I’m choosing to view this resolution in positive terms: Pixie was happy, and it was actually a great way to transition her between preschools with minimum disruption.
My Final Words on This Sorry Situation
Parents should be made aware of the preschool funding loophole. And my opinion of the manager stands: she’s fake and greedy, and she has the morals of a slug. Why she chose to manage a preschool I do not know, because the children are clearly not her priority. (I will add the caveat that many of the staff are lovely, and Pixie will miss her wonderful key worker.)
In addition to above, I’ve since become aware that the lunch hour preschool were invoicing us for (we provided packed lunch) was, arguably, not chargeable. I know some do this while other don’t, but my understanding is that this can form part of funded hours. However, searching for proof has been fruitless and I’ve given up (please feel free to chip in with your experiences!).
Before anyone reads and calls me out for being inconsiderate – yes, I’m aware of the fact that many preschools are woefully underfunded. I accept that a problem exists which needs to be fixed. What I will not accept is any person’s underhand attempts to take what it not rightfully theirs. This amounts to theft.
If my daughter’s preschool manager had been transparent about transferring funding, or even brazen enough to say that though it’s technically possible they don’t offer it due to financial constraints, I’d have been pissed off. I may even have attempted to convince her to revise her stance. But, ultimately, I’d have grudgingly accepted the decision. I wouldn’t have agreed with it, I wouldn’t have respected it – but we’d have made all our subsequent decisions for our daughter on that basis.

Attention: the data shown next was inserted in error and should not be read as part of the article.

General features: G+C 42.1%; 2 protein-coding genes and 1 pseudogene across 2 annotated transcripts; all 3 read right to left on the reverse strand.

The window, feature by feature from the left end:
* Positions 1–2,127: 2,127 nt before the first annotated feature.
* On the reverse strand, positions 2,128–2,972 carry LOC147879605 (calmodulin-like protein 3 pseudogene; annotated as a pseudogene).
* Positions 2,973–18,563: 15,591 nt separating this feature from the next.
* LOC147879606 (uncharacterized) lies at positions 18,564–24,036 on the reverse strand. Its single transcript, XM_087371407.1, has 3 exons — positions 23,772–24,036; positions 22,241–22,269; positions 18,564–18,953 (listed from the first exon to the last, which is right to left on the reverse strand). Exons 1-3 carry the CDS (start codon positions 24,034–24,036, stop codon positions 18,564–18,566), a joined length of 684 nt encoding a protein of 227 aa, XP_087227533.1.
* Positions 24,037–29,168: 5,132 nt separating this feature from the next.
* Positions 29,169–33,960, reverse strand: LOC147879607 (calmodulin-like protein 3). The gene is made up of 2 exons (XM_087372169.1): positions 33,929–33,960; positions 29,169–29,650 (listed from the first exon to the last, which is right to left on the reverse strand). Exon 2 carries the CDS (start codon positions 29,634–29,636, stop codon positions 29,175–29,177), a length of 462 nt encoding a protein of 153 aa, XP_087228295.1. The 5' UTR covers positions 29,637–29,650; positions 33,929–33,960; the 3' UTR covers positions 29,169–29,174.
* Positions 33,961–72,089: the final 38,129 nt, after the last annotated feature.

The reason I’ve been so disgruntled is the manner in which the preschool manager has (mis)handled the situation. It’s my belief that she attempted to not only take our daughter’s funding, but also to mislead and trick us, and that is unforgivable.
The dealings I’ve had so far with the office staff of Pixie’s new preschool, along with their tagline (which I can’t share unfortunately for security purposes), says everything I need to know about them. I couldn’t wait to move my daughter to a setting which cares about the wellbeing of the children in their care, and has the family’s best interests at their heart. And I’ve not been disappointed.